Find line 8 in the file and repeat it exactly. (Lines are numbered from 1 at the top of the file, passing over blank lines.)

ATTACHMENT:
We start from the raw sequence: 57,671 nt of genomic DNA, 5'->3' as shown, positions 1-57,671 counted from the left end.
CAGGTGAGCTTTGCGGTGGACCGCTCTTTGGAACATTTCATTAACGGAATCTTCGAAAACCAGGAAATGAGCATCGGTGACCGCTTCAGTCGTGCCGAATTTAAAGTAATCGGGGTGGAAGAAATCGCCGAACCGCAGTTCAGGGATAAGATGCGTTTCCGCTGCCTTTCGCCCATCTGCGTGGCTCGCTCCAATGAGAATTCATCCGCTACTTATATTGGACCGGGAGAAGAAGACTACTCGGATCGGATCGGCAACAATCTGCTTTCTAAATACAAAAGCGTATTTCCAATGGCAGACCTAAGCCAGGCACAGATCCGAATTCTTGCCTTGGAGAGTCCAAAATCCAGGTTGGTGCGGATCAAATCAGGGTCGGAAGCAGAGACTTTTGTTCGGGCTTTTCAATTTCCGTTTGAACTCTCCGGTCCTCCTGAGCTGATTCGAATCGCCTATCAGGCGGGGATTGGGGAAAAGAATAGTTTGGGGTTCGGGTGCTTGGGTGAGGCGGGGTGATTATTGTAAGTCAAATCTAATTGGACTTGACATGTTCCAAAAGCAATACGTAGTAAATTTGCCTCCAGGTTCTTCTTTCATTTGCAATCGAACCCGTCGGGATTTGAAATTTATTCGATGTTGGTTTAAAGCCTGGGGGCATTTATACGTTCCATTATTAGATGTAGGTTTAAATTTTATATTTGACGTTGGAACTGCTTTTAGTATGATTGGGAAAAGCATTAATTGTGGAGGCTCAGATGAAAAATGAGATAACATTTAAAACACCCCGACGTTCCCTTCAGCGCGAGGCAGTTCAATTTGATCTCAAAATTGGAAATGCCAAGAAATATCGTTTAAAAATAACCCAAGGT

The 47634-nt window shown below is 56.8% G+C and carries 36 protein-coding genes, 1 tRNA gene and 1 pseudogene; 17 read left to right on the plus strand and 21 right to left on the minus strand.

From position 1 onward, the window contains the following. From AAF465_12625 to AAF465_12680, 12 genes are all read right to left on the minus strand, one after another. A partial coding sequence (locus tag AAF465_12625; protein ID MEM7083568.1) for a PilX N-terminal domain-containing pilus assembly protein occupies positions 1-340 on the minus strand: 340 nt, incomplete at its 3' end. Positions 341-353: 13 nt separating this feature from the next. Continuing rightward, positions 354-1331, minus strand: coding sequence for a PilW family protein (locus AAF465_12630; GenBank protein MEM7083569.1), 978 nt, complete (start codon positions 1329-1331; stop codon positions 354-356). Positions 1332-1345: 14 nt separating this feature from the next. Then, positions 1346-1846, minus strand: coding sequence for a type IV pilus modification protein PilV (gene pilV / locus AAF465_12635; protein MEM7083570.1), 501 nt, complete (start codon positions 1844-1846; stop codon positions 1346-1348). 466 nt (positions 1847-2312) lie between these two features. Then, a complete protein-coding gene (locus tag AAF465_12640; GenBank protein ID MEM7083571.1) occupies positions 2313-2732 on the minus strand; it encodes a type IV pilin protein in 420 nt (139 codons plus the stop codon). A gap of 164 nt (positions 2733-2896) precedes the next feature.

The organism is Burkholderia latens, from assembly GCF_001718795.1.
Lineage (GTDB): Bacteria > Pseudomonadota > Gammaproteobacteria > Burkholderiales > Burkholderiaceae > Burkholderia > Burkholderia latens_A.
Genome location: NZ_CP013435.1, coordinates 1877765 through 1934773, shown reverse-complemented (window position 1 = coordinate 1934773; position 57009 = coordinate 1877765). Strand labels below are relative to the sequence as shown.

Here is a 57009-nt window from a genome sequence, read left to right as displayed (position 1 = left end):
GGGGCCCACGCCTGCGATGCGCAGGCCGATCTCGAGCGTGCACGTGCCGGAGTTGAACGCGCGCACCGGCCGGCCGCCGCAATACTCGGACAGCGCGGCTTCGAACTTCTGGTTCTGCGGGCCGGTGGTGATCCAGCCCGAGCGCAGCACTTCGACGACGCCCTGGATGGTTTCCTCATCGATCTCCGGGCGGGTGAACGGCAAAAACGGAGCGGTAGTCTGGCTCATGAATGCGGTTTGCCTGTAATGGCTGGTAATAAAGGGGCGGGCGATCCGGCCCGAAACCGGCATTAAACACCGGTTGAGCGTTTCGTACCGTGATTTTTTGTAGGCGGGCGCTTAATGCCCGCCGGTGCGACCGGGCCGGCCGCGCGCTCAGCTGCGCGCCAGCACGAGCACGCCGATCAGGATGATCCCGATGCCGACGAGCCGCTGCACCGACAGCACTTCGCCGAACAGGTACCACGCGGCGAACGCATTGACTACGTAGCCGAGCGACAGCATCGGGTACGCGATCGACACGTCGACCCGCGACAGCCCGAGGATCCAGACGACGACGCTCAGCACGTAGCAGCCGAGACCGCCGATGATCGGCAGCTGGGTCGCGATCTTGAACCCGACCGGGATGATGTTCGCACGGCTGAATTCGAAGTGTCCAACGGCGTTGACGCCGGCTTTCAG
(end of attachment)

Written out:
Here is a 57009-nt window from a genome sequence, read left to right as displayed (position 1 = left end):